I think Jack got the idea from me because that is the exact way that I make the hoods for reel seats on sliding band, mortised inserts.
I use .025 flat nickel silver. Some tricks: Be sure the tubing and the flat nickel silver are clean before soldering. I sand the flat stuff and then, using a small file, go around the inside edge of the tube where the solder will flow and clean that also. I put a drop or two of flux inside the tubing which is set up on a piece of charcoal on top of the flat silver. I use the silver solder that melts at 425 degrees that can be bought at most hardware stores. I drop three small clippings from the solder into the tube and heat the entire thing with a propane torch. It works (Ed Hartzell)
Is it possible to make double sliding rings by hand? I thought that it might be possible to cut the NS tubing with a hand cutter then work them to shape with a file and sandpaper. Am I nuts? (Lee Orr)
I would suggest parting the rings off last. They'll be a lot easier to work with the tubing as a 'handle'. You can simulate a lathe-type action by rolling the tubing back & forth on a rubber mat. You might try flipping your mouse pad over and using the back as a rolling surface. Sorta like the Dave Collyer leg-lathe, but you'll have the support of a table top to allow you to bear down with the file. Also, use fine-toothed jeweler's files. It'll take a bit longer, but they won't be as apt to grab or skitter. Once you've got them the way you want, then cut them off with the tubing cutter. If you have a digital camera, I'd really like to see what you end up with. Keep us posted on how it goes. (Tim Preusch)
I want to make sliding rings too. I would like to make aluminum ones for spinning rods and the likes, from aluminum 23 mm tubing. So please keep us posted on what you do!!! I am especially interested in how you make the rings wider on one side. (Geert Poorteman)
I was eyeing up the copper tubing at my local hardware store... Thought it would be mighty pretty for sliding rings. How does one get that verdigris thing to happen on copper? Is copper a good choice?
Any ideas on how to make a pocket cap to complete the set? Never used a rod with two rings? Secure? (Joe West)
Time will take care of the verdigris thing, especially if you want it to Stay-Brite copper. Try looking at the fittings for copper pipe for an end cap of the appropriate size, then shape it yourself, copper is very soft and with a little ingenuity you can come up with something to shape a pocket in it. (John Channer)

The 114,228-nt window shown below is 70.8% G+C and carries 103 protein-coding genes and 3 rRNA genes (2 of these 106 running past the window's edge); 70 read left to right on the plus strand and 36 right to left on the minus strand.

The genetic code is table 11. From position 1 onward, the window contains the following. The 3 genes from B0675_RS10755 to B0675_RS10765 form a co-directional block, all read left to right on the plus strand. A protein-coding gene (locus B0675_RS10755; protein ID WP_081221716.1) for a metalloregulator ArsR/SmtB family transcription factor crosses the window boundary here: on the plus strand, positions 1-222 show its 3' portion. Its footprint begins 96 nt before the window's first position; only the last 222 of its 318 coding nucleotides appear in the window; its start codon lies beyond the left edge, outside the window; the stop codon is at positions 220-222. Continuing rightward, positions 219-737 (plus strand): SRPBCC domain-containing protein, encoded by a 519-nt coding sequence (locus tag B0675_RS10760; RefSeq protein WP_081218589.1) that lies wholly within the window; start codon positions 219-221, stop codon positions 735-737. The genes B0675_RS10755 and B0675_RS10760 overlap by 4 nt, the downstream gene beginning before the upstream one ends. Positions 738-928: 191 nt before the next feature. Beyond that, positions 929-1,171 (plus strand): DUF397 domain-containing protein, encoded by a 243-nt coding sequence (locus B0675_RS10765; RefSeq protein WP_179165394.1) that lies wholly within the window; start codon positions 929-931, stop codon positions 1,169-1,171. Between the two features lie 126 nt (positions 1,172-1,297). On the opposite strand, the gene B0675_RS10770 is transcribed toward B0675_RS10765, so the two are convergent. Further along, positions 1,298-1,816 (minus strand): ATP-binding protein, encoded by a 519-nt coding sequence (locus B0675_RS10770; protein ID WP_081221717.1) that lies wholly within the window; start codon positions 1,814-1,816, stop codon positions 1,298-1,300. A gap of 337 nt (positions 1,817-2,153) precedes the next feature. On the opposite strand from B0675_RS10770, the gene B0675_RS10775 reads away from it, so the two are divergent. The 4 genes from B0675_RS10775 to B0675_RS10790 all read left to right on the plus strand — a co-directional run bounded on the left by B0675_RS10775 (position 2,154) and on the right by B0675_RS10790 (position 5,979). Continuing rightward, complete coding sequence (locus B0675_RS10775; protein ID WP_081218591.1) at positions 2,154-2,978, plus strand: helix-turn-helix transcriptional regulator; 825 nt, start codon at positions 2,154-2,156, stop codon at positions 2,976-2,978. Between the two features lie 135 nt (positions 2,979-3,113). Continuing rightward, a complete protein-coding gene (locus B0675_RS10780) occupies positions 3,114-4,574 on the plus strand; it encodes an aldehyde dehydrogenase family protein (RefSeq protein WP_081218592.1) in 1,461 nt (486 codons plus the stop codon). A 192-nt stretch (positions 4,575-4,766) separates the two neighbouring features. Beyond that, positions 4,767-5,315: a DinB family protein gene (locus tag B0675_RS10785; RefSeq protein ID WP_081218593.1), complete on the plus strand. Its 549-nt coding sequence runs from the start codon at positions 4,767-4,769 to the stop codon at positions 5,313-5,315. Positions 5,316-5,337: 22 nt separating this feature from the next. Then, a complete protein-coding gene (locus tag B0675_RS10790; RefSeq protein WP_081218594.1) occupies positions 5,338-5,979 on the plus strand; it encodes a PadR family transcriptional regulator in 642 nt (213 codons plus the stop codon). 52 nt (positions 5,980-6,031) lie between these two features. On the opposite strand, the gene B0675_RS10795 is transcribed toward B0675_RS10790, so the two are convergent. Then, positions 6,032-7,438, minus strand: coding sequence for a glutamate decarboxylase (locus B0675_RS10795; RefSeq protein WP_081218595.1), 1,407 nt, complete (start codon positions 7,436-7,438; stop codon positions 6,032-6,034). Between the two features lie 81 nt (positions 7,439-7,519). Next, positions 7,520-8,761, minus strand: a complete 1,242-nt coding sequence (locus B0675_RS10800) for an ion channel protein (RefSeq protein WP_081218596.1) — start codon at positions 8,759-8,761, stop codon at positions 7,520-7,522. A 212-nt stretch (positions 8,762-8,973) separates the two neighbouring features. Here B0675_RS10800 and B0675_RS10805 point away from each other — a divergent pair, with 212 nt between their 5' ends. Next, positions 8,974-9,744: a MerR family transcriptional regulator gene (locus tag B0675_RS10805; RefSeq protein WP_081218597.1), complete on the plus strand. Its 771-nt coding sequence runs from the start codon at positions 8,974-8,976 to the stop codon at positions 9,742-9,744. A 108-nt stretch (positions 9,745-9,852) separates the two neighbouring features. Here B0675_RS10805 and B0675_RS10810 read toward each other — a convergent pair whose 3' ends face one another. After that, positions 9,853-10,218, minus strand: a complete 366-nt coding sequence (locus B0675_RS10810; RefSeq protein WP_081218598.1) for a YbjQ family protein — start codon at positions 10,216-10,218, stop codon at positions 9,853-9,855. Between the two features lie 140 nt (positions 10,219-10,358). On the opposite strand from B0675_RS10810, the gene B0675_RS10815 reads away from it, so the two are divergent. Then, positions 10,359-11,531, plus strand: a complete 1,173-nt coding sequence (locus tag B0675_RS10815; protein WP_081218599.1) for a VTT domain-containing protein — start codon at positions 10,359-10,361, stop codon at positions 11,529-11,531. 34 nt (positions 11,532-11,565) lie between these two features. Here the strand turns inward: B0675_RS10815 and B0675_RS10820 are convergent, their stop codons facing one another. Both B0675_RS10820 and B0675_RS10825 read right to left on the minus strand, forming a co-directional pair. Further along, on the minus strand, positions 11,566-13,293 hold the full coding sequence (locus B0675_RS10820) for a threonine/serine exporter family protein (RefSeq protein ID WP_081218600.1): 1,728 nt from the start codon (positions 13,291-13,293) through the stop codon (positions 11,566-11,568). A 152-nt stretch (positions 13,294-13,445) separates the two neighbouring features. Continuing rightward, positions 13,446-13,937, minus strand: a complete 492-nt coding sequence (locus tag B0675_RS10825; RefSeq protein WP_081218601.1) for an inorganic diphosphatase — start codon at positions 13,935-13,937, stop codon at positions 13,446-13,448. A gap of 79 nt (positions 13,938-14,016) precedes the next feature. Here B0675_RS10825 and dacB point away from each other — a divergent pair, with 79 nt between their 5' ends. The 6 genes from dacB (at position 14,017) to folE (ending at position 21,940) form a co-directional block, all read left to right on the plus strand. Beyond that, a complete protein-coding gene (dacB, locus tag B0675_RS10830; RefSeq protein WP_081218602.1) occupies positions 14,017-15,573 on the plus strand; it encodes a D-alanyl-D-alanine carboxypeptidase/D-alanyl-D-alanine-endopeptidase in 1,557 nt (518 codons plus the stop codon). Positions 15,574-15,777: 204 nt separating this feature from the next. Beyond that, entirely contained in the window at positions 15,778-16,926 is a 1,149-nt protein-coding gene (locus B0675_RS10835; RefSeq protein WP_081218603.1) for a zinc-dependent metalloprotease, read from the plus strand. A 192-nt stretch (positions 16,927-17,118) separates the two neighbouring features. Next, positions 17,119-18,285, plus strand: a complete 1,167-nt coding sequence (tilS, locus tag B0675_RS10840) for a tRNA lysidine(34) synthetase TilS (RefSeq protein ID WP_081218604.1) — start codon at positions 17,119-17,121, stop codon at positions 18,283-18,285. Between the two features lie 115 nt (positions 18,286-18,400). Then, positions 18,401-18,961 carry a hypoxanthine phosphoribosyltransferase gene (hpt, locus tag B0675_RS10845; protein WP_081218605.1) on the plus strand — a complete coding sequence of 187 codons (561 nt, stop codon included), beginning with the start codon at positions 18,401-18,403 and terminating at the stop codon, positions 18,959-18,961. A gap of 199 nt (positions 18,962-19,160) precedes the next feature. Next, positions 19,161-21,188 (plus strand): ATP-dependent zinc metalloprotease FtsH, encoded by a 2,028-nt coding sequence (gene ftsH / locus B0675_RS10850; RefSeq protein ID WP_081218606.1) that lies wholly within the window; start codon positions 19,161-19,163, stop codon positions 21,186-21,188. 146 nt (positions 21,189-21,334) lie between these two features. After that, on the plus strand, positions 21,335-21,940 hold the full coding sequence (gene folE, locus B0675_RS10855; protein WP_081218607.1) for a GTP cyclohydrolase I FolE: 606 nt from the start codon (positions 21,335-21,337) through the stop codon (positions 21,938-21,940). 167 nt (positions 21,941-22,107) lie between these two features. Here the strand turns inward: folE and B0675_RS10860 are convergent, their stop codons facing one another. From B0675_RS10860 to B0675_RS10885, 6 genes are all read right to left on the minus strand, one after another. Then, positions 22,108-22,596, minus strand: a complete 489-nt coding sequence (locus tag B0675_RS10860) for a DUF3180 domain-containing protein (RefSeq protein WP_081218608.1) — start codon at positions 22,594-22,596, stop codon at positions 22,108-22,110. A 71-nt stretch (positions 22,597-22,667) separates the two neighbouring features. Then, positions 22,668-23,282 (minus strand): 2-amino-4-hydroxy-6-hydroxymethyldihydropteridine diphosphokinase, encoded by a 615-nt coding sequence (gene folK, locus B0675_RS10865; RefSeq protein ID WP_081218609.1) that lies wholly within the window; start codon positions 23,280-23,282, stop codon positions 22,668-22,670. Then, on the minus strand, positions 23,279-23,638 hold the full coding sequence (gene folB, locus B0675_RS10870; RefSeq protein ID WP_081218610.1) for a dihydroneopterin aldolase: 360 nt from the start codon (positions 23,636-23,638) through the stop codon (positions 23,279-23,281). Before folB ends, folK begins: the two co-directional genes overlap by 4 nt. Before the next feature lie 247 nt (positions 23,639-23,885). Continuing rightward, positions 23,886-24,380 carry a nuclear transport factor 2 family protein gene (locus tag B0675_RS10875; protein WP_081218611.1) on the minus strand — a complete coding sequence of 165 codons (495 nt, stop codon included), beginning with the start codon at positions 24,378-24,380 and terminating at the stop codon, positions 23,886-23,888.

There is a product called Patina Green. It's a "master finishing solution for the reproduction of an antique verdigris finish on copper, brass and bronze". At least that what it says on the bottle. It is made by Modern Options out of San Francisco. Sorry, I don't have a phone number. The safety information on the bottle says it contains ammonium chloride and copper sulfate. It's used by artists and restorers to give copper that "green finish" if that's what your looking for. I can't remember where I got mine but you might try art supply or building supply stores. If you want to maintain the bright copper finish then lacquer or a clear coat of enamel is the way to go. (Brian Smith)
I made a reel seat with copper rings. Easy to work with. I used a lacquer coat to minimize corrosion or whatever.
And yes indeed, two sliding rings are a secure way to go, particularly on light rods for minimum weight. (Bill Fink)
Keep in mind that when the lacquer or other coating wears off, the copper will leave a green ring around the reel seat just like it did on your girlfriend's finger back in 5th grade. (Tim Preusch)
How about a very, very thin coat of 30 minute epoxy? Just rub it on with a plastic bag? (Joe West)
So far, after a couple of years the green hasn't shown, though I'm sure it will. Doesn't matter much because the arbor is of wine bottle corks. And, oh yes, for maximum reel security try cork arbors with sliding rings. The cork needn't be from wine bottles. Just that we have a big surplus.
That sounds like a neat idea to try epoxy applied in a plastic bag. Use a strong bag.
The copper tubing is just 3/4 inch OD plumbing stuff, common as dirt. I've also used stainless steel tubing for sliding rings. They looks pretty nice for you cosmetics guys, but hard as the devil to work with. (Bill Fink)
I made copper sliding rings. I just leave it and a natural patina forms. Being a sculptor I know something about patina on bronze. You know what the old masters did? Bury the sculpture in a corner of the workshop and pee on it for a couple of weeks while it is under the ground. The acids make a nice patina, old masters. (Geert Poorteman)
No, you're not nuts. But the job will be a lot easier and the finished product will probably be better if you use machinery of some sort to rotate the pieces. (Ron Grantham)
Just be sure to check the inside edges of the cut tubing, tubing cutters will leave a burr all the way around the inside edge. (John Channer)
I have a Lee Wulff Midge rod that was made with two plain aluminum rings. About as minimalist as you can get and still hold the reel in place. (Ted Knott)